In 2012, the Los Angeles Angels of Anaheim powered their way to 89 wins primarily on the strengths of their offense. Mike Trout led the Halo's effort with an amazing 8.6 offensive WAR (or "oWAR," which is WAR without consideration of defense) as calculated by Baseball-Reference. With support from Albert Pujols (3.8 oWAR), Torii Hunter (4.0), and even Eric Aybar (3.8), the Angels managed to score more runs than 25 of the 29 other teams in the major leagues.
But with a miserable pitching staff that could eke out only 2.6 pitcher's WAR, the Angels ultimately fell flat in the race to win the AL West in 2012, placing third behind the Texas Rangers and the division champion Oakland Athletics.
Rewind the clock one year earlier to 2011 and you may remember almost the polar opposite situation in Philidelphia. The oft-hyped rotation of Roy Halladay, Cliff Lee, Cole Hamels and Roy Oswalt fronted a pitching staff that led the majors in pitcher's WAR that season, but received little help in the way of run support from an offense that could be considered league average at best.
There's an old Buddhist saying (I think) that goes something along the lines of, there are many paths up the mountain, but the view at the top is always the same. This morning I want to look at some of the more extreme paths up the mountain that baseball's front offices have taken over the years.
In a historical context, the 2012 Angels were a rather uniquely designed ballclub as it turns out. In the 92 years that have made up the live ball era, only eight other lineups have had that much of an advantage over their pitching counterparts of the same uniform:
Most Lopsided Teams Favoring Offense
|# ||Team||Year||W/L%||Run differential||oWAR /162||pWAR /162||WAR_diff|
|1||New York Yankees||1930||0.558||164||42.3||1.4||40.9|
|2||New York Yankees||1931||0.614||307||45.8||7.7||38.1|
|5||New York Yankees||1933||0.607||159||39.1||5.1||34.0|
|6||New York Yankees||1929||0.571||124||34.6||2.2||32.4|
|7||San Francisco Giants||1995||0.465||-124||18.7||-13.2||31.9|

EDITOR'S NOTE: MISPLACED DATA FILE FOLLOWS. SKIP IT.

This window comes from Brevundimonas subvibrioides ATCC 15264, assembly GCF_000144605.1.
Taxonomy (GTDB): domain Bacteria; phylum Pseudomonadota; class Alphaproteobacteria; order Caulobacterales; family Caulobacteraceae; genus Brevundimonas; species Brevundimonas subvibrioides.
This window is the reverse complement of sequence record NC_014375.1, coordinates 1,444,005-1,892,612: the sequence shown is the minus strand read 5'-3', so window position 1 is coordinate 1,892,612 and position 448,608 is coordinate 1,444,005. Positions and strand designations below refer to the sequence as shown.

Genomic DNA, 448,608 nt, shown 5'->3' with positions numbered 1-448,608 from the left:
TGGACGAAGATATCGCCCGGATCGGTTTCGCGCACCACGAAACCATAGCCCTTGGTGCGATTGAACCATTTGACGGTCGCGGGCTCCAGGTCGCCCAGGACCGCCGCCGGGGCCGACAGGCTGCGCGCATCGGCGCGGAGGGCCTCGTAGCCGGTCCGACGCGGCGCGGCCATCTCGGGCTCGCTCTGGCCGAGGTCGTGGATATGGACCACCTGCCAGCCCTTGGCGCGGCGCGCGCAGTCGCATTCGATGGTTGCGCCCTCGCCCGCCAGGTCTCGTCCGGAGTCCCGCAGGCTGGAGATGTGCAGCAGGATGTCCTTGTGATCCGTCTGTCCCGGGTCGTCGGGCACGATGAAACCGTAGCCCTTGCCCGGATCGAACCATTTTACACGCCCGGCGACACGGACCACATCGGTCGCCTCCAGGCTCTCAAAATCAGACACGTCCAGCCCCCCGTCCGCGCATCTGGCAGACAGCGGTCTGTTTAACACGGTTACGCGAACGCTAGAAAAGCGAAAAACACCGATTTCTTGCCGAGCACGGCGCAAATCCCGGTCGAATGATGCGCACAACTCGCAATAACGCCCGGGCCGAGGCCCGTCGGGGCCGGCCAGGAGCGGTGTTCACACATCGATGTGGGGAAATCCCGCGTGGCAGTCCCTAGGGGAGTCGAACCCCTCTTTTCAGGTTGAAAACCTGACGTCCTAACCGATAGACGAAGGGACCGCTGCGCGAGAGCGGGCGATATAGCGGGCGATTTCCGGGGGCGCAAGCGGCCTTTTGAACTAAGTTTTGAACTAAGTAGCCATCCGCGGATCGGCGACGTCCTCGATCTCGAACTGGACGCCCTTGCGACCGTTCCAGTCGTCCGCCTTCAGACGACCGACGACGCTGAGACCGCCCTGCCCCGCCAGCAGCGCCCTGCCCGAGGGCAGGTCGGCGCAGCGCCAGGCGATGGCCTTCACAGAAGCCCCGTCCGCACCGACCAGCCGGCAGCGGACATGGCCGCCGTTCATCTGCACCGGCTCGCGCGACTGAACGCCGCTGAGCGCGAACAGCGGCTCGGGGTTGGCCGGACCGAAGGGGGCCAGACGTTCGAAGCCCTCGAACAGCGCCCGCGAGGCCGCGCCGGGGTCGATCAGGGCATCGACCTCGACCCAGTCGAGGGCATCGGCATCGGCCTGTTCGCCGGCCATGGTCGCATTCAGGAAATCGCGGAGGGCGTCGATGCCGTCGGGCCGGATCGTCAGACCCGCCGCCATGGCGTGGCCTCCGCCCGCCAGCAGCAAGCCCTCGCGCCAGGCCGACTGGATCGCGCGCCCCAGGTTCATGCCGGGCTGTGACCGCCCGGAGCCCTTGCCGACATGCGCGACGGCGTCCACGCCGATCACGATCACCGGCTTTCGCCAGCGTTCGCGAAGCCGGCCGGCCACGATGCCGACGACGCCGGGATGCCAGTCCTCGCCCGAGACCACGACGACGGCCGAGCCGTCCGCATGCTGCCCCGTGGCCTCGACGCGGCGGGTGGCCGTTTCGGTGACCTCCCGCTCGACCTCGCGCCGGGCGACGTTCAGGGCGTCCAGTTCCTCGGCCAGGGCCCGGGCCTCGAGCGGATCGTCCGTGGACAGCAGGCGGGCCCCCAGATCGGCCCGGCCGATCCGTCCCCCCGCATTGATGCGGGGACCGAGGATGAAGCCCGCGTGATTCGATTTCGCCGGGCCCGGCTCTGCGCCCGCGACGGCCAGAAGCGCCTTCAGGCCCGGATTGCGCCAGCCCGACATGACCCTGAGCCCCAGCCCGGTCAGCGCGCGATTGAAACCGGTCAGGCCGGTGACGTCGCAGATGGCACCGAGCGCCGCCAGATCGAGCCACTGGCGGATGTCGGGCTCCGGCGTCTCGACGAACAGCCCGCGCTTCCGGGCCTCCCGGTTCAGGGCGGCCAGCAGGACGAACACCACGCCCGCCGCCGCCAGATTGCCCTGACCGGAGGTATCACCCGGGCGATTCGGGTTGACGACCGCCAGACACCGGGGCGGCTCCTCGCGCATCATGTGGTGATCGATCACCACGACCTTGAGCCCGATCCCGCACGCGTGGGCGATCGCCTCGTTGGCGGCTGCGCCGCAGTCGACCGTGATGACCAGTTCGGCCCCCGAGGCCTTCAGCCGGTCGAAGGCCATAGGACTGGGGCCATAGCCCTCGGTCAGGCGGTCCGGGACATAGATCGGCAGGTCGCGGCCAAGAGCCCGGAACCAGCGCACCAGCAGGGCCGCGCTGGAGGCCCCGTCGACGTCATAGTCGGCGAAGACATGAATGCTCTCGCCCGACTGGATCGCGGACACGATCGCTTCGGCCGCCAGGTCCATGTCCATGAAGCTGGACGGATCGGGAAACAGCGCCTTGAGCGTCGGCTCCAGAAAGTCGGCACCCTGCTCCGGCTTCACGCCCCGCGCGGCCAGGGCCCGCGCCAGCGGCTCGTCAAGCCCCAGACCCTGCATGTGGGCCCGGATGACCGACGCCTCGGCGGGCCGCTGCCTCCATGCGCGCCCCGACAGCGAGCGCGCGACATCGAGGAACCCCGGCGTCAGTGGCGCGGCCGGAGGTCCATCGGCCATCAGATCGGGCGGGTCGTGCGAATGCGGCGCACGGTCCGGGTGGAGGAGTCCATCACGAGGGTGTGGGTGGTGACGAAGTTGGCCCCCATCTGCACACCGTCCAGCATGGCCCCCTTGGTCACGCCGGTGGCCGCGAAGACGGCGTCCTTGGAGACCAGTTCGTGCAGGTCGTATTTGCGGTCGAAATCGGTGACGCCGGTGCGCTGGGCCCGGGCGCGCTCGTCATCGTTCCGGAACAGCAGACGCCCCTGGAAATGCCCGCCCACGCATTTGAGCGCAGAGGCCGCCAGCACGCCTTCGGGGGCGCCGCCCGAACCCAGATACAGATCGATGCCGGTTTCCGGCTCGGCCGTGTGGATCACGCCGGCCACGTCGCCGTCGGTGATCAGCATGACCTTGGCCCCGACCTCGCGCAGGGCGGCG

|9||Los Angeles Angels of Anaheim||2012||0.549||68||33.6||2.6||31.0|
It's interesting to see so many good teams show up on this list. There are four seasons representing the Yankees "Murderer's Row" clubs from the late '20s and early '30s, where Ruth and Gehrig slugged enough year in and year out to cover for some near-replacement level pitching staffs.
Fittingly, not one of these extremely talented Yankee rosters featured in this top ten managed to win the pennant. In fact, the only season from 1929-1933 in which the Yankees did win the pennant is also the only season that does not show up as one of the most lopsided teams. In 1932, Yankees pitchers were worth almost 15 WAR/162, almost twice as much as they had been worth at any point in that five year stretch. Not coincidentally, the Yanks also went on to win both the pennant and the World Series later that fall.
The 1995 Giants clearly had it the worst of the group, winning only 47 percent of their games in that strike-shortened season. Although the recent misfortunes of the 2008 Texas Rangers are not too far behind with a win-loss record of just 79-83 that season.
That year for the Rangers, Frank Francisco-- a reliever mind you-- led all of Texas pitchers with just 1.4 WAR. With 50 combined games started, Vincente Padilla and Kevin Milwood led the rotation with a stunningly abhorrent .8 WAR and .6 WAR respectively. Scott Feldman (-.5 WAR), C.J. Wilson (1.3), and Louis Mendoza (-2.8) also played major roles in the disaster.